The promise of America remains a beacon of light to “huddled masses yearning to breathe free ... homeless, tempest-tossed,” as it states on our Statue of Liberty in the New York harbor.
In St. Louis, we lifted our lamp to thousands of Bosnian immigrants fleeing ethnic cleansing in their former Yugoslavian homeland after the Bosnian War 1992-1995.
Today, more than 70,000 Bosnians live in St. Louis as productive citizens — hard-working business owners, laborers, students, cooks, nurses and tutors. It is the largest population of Bosnians outside of Europe.
Their journeys are reflected in “Bosnian/American: The Dance for Life,” an original short play written by Deanna Jent based on personal interviews.
The play grew out of Fontbonne’s Bosnian Memory Project, which recorded dialogue and preserved customs of many refugees.
Part allegory, part memory play, “The Dance for Life” combines pathos and humor, heartbreak and hope, and politics and oppression into a universal story.
With passion and grace, the cast takes on multiple roles in a series of vignettes, underneath a stunning brick wall replication of a Bosnian family restaurant, not unlike Grbic’s in south city, with Kyra Bishop’s set featuring a stunning stained glass as its centerpiece.
In this ultimate tale of life and love, we join young Bosnians who have acclimated to American society while they talk old and new lives at a local coffee shop. Adults flashback to the scary hatred of ultra-nationalist militants waging a genocidal war 20 years ago. A loving grandmother relates a folk tale to their plight.
With warmth and humor, they share their first impressions of St. Louis, note learning English to the Three Stooges and adapting to American behavior they watched on “Friends.”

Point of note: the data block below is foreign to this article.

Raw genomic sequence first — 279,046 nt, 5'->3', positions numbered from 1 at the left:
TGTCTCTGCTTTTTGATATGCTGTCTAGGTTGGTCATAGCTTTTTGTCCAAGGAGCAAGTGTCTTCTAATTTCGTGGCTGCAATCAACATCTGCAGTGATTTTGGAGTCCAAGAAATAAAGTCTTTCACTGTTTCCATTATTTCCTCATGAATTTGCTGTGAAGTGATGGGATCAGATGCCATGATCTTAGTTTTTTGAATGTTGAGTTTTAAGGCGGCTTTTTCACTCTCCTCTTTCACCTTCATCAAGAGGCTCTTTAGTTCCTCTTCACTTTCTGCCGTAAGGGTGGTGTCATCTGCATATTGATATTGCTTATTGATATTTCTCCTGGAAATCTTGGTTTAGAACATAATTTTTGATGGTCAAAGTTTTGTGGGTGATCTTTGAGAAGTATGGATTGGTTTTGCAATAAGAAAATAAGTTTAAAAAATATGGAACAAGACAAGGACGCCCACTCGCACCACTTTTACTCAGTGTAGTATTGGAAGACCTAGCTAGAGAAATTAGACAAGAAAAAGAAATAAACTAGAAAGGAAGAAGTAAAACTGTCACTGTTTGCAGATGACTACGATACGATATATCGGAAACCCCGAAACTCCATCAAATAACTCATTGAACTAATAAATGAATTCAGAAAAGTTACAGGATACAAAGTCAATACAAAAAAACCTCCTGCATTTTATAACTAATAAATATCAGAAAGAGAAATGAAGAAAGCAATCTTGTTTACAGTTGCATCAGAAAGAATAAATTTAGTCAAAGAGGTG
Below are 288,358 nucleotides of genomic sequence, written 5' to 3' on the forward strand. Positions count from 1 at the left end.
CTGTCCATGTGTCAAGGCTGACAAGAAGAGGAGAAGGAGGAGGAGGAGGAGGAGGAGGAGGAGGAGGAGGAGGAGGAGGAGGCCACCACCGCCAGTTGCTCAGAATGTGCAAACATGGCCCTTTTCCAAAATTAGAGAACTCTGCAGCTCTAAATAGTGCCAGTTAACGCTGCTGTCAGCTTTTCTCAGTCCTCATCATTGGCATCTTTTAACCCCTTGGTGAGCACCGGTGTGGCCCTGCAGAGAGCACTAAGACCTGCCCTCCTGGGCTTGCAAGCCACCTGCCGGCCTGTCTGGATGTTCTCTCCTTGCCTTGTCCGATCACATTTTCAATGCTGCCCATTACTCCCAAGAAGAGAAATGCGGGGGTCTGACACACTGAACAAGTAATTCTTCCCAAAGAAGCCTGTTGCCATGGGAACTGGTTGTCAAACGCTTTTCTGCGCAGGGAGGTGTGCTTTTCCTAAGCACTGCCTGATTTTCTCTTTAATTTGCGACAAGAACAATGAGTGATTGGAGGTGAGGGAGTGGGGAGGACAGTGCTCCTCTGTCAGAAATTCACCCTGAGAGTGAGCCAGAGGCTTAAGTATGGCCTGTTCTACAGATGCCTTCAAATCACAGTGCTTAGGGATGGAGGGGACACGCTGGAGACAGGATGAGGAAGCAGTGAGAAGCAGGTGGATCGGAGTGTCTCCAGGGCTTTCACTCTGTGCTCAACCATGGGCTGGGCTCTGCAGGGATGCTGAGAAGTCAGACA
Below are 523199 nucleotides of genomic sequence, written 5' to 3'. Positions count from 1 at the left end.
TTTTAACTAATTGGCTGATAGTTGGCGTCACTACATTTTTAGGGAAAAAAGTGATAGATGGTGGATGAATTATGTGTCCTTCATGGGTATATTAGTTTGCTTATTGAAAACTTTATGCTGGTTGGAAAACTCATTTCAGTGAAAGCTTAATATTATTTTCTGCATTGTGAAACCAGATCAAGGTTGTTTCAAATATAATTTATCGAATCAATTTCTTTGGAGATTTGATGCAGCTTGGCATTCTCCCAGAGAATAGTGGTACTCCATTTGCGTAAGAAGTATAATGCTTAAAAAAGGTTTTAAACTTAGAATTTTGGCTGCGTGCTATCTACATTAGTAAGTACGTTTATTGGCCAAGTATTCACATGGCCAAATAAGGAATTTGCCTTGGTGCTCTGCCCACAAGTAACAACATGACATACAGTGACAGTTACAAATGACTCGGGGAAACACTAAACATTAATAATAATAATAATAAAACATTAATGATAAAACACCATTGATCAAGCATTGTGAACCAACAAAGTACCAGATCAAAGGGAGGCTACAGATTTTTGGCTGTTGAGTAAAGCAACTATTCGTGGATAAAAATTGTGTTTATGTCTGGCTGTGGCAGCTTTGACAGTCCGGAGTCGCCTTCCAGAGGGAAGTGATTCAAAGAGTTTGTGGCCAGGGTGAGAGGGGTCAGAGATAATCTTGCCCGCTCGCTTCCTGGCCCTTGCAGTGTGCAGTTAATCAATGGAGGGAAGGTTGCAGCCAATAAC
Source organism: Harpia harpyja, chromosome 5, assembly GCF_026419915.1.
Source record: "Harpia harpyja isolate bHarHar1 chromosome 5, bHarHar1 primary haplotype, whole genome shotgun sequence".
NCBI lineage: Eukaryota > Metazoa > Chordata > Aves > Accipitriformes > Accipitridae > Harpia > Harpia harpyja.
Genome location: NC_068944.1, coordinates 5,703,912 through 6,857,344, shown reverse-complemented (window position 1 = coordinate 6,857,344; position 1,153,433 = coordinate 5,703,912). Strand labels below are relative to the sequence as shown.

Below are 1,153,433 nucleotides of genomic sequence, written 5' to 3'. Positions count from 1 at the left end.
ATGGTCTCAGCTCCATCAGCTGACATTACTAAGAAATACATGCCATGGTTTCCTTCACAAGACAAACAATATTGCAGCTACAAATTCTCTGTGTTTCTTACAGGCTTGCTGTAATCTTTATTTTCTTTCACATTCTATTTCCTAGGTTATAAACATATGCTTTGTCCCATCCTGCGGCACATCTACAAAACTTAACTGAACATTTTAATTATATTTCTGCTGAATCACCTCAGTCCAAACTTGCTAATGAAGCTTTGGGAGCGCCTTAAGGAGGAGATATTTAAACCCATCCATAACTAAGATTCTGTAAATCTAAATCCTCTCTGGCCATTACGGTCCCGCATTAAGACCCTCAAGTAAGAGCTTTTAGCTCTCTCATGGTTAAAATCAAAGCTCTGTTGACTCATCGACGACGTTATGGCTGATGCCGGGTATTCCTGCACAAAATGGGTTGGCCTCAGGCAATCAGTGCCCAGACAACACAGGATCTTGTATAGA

They are proud Bosnian-Americans, retaining the old culture but embracing the new. Director Adam Flores has integrated the parts into a strong presentation, engaging us with the authenticity of the people and their genuine stories.
Bosnian performers Elvedin Arnautovic, Arnela Bogdanic, and Amir Salesevic work seamlessly with veteran actors Katie Donnelly, Melissa Gerth (impressive as a dancing lamb, too), Andrew Kuhlman, Bob Thibaut, Carly Uding, Mary Schnitzler and Agnes Wilcox fervently committed to telling these stories.
The play is only 45 minutes. I would have enjoyed even more stories, and I hope this celebration of diversity will continue in new and different ways. “Bosnian-American: The Dance for Life” is a good way to begin, and build bridges between people.
It is a modern tale, not unlike those who came to America in the 17th, 18th, 19th and 20th centuries, believing in our country as an ideal, the land of the free and home of the brave.
"Bosnian/American: The Dance of Life"
- When: Through May 1
- Where: Mustard Seed Theatre, Fontbonne University, 6800 Wydown, St. Louis
- Information: www.mustardseedtheatre.org or 314-719-8060